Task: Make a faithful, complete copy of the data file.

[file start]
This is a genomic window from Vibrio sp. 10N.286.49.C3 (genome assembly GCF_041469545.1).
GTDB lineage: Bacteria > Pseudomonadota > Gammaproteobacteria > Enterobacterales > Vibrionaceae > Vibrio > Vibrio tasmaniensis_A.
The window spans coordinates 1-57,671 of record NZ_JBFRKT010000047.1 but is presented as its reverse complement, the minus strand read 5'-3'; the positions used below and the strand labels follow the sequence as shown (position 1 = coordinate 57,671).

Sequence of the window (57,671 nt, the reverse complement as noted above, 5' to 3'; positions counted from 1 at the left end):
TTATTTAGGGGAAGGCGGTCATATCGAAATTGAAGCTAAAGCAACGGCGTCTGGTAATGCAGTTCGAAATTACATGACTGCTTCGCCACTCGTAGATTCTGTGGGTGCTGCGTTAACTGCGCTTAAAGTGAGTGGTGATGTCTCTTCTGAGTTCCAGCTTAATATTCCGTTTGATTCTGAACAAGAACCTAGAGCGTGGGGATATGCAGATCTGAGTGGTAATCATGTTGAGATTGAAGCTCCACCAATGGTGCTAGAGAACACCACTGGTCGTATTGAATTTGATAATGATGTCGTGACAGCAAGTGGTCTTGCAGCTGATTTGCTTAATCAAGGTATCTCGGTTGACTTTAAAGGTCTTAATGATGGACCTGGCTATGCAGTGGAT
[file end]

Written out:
This is a genomic window from Vibrio sp. 10N.286.49.C3 (genome assembly GCF_041469545.1).
GTDB lineage: Bacteria > Pseudomonadota > Gammaproteobacteria > Enterobacterales > Vibrionaceae > Vibrio > Vibrio tasmaniensis_A.
The window spans coordinates 1-57,671 of record NZ_JBFRKT010000047.1 but is presented as its reverse complement, the minus strand read 5'-3'; the positions used below and the strand labels follow the sequence as shown (position 1 = coordinate 57,671).

Sequence of the window (57,671 nt, the reverse complement as noted above, 5' to 3'; positions counted from 1 at the left end):
TTATTTAGGGGAAGGCGGTCATATCGAAATTGAAGCTAAAGCAACGGCGTCTGGTAATGCAGTTCGAAATTACATGACTGCTTCGCCACTCGTAGATTCTGTGGGTGCTGCGTTAACTGCGCTTAAAGTGAGTGGTGATGTCTCTTCTGAGTTCCAGCTTAATATTCCGTTTGATTCTGAACAAGAACCTAGAGCGTGGGGATATGCAGATCTGAGTGGTAATCATGTTGAGATTGAAGCTCCACCAATGGTGCTAGAGAACACCACTGGTCGTATTGAATTTGATAATGATGTCGTGACAGCAAGTGGTCTTGCAGCTGATTTGCTTAATCAAGGTATCTCGGTTGACTTTAAAGGTCTTAATGATGGACCTGGCTATGCAGTGGAT